First we were told that every company will become a technology company. Then the tides shifted to every company will become a DevOps company. Now the zeitgeist has a new obsession: Every company will become a Site Reliability Engineering (SRE) company.
Have you been keeping pace? If your company survived the ruthless restructuring of digital transformation and is savvy enough to have surfed the DevOps wave, you might already have heard SRE is the next industry standard on the horizon. And you might be bracing yourself for yet another cycle of emerging best practices. Is the dread setting in?
Fear not, throwing out the welcome mat for SRE does not require kicking DevOps to the curb. On the contrary, the two are complementary philosophies, which, when harnessed correctly, can usher in a new era of value delivery. Essentially, SRE is a specific implementation of the core DevOps pillars of success that applies a software engineering mindset toward solving traditional operations problems–with a focus on creating reliable and scalable technology. Together, DevOps and SRE work in harmony, striving toward a shared goal of breaking down organizational barriers and delivering better software faster.
If you’re ready to give SRE a shot but you are unsure how it best fits within your team’s existing structure, let’s break down the top five team organizational structures that emerge with clients. However, feel free to view these as loose guidelines rather than an exact blueprint. Similar to DevOps, there are diverging views and practices of integrating SRE into a company’s structure.
Discovering the unique way SRE fits into your team is the most rewarding and fun part of adopting this new system. What matters most here are outcomes. Creating a role for SRE means alleviating some of the pressure on your developers, allowing them to be more productive, and more efficiently and effectively implement the DevOps paradigm. Soon enough you’ll be reaping the benefits of what happens when, as Ben Treynor, Google vice president of engineering said, “a software engineer is tasked with what used to be called operations.”
Let’s give credit where it’s due. We wouldn’t have the SRE acronym, let alone the entire discipline, if it weren’t for Google’s innovative ops team. With the aim of bridging the gap between its production and ops teams, Google ops leader, Ben Treynor proposed eschewing the norm of building an ops team solely from system administrators and instead bringing in software engineers who possessed a systems background.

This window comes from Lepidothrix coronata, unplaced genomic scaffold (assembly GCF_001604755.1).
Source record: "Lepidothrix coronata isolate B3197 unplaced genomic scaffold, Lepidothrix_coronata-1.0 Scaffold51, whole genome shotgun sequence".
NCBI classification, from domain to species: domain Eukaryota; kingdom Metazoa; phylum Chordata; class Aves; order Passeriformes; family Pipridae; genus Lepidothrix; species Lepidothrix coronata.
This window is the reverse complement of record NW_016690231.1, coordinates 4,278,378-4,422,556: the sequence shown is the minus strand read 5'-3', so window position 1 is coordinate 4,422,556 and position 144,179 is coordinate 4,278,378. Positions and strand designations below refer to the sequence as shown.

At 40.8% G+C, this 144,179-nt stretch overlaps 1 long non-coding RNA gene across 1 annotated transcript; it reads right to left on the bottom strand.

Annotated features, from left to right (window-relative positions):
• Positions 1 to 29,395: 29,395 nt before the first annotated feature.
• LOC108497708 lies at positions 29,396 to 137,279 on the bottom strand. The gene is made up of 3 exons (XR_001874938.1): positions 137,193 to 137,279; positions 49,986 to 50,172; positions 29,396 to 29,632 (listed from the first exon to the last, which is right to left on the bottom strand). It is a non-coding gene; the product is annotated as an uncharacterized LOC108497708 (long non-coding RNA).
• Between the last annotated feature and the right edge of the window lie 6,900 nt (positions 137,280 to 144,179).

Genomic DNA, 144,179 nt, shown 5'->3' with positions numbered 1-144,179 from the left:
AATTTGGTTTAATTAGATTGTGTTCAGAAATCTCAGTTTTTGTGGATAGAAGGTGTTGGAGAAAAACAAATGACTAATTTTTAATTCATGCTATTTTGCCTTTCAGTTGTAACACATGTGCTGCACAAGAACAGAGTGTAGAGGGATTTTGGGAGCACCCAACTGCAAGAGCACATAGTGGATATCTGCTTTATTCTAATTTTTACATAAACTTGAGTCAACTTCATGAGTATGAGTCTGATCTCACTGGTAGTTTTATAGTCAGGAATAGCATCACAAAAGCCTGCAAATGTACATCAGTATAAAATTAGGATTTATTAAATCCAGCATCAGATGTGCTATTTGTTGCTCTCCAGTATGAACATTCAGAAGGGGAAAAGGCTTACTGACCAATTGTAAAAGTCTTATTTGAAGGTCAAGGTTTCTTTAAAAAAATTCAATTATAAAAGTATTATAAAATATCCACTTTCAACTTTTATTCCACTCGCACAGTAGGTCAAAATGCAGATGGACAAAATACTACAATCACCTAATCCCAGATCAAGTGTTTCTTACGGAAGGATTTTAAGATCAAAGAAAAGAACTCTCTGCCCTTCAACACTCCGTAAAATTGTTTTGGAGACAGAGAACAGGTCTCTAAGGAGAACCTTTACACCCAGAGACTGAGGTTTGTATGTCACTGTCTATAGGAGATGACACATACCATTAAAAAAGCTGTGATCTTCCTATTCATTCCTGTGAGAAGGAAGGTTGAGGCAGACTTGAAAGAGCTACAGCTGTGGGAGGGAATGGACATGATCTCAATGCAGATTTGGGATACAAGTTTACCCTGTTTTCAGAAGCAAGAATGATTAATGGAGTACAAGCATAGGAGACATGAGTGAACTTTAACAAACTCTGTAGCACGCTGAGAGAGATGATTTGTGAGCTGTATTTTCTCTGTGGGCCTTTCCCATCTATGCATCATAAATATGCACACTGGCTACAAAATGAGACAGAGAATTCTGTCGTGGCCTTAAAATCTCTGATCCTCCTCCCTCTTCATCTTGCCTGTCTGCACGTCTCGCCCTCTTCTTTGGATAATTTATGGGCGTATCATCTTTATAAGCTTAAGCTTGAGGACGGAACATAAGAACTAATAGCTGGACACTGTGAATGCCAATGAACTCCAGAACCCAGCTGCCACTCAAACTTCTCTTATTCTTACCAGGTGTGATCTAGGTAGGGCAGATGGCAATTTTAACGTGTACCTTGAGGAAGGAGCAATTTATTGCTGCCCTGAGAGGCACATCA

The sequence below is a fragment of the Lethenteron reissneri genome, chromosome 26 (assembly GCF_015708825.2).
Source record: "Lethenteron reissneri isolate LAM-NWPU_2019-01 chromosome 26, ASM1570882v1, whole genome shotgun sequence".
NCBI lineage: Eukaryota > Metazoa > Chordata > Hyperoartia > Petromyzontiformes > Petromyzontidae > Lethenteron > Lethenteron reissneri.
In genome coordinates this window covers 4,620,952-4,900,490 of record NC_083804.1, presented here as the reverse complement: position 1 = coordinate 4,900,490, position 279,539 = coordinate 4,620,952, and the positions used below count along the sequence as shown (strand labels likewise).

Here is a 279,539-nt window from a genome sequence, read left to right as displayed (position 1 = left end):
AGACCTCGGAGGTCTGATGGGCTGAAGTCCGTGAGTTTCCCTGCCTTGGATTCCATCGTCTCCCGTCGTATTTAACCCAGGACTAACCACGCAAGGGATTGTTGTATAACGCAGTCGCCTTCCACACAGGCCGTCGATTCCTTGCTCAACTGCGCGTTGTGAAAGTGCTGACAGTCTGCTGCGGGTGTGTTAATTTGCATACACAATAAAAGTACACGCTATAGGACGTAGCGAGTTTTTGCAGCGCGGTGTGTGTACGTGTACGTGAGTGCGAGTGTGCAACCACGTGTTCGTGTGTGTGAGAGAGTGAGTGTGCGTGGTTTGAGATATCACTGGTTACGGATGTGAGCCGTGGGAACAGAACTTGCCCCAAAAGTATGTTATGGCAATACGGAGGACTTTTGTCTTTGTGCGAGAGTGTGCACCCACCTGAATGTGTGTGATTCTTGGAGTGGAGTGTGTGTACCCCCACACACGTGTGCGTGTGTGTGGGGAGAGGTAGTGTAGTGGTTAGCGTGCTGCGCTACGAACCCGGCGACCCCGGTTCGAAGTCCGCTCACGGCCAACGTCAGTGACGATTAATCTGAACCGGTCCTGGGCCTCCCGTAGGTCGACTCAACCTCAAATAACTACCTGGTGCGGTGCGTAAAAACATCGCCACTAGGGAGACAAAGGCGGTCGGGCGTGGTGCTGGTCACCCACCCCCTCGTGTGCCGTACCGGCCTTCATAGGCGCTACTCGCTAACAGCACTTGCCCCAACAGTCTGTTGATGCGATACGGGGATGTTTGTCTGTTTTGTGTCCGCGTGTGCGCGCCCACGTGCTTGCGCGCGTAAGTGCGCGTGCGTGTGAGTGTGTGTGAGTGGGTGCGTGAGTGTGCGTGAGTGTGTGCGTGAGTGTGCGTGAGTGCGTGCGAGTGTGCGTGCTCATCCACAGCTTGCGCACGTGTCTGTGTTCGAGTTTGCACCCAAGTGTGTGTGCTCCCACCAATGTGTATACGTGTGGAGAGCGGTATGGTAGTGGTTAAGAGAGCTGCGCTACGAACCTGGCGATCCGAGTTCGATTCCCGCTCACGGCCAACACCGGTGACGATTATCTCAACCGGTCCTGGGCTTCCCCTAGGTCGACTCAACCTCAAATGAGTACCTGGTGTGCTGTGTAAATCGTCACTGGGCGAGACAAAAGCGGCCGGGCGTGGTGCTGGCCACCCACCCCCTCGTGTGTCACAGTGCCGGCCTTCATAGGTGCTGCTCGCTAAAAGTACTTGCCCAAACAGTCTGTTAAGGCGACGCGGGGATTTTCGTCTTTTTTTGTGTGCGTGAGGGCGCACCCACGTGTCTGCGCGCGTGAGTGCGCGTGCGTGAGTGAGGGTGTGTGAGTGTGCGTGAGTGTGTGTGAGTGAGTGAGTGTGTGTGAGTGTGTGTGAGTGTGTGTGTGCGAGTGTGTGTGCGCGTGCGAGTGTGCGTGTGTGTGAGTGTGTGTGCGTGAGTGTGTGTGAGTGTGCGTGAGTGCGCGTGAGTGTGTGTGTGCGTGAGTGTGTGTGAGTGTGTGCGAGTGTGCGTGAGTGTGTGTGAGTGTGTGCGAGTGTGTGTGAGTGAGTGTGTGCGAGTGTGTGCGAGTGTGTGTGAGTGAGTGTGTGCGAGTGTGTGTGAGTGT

This model entails creating a dedicated engineering team focused on running and scaling a product or platform. The team should be comprised of highly skilled software and systems engineers who are on-call for the product, and simultaneously directly updating the product code base for reliability and building associated tooling to support the product. Most importantly, the product development team is still responsible for a portion of these operational tasks and may not be allowed to ship new features if reliability falls below agreed upon thresholds (the Error Budget).
Why Change When You Can Rebrand?
If your ops, DevOps and platform teams are on board with the SRE philosophy but you either don’t want or don’t need to make significant changes to your product code, this is the approach for you. In this model, your teams can simply rebrand as Site Reliability Engineers, while adopting and implementing the tenets that come with the title. That means shifting the concentration of engineering to focus on improving reliability and scalability. This team would also be on-call, playing a prominent role in the underlying infrastructure, tooling, platforms or day to day support of the product.
Beware: You need to take seriously the underlying tenets and need for strong software engineering skills on these teams in order to realize the benefits.
The Inside Job
Perhaps you’re down with SRE but don’t want it to co-mingle with product accountability. A viable option then would be creating an internal consulting arm–a centralized team solely dedicated to creating and advocating for reliability tools and processes. One of the prominent benefits of this structure is that your team would be able to not only see the forest for the trees but also serve as your SRE gurus, keeping your team abreast of the latest technologies, trends and research in the SRE space.
You Get an SRE Engineer!
For those who want to weave in SRE engineers throughout their entire organization, this approach applies a holistic mindset to the SRE implementation proposition. That means SRE engineers are introduced into cross-functional teams that own the end-to-end lifecycle of a product, from build through decommissioning. From here the road diverges: your choice is to either create an SRE team of engineers who belong to a single capability and are also embedded full time within a product team, or allow product teams to hire their own dedicated SRE engineers. As Cloud and SRE Practice Lead at Slalom Build, I took the former. For us, this approach guarantees bespoke SRE implementation, ensuring right-sized scalability and reliability throughout the product lifecycle.
SRE? New to Me
Despite the compounding hype around SRE, it has yet to hit universal name-recognition. If it’s still unfamiliar to you, that’s okay. It’s not too late to raise your hand and get up to speed during this period in which we are still in the early stages of adoption. I assure you that if you reach out to expand your knowledge of SRE and even bring it back to your team, you will be met with enthusiasm and welcoming arms.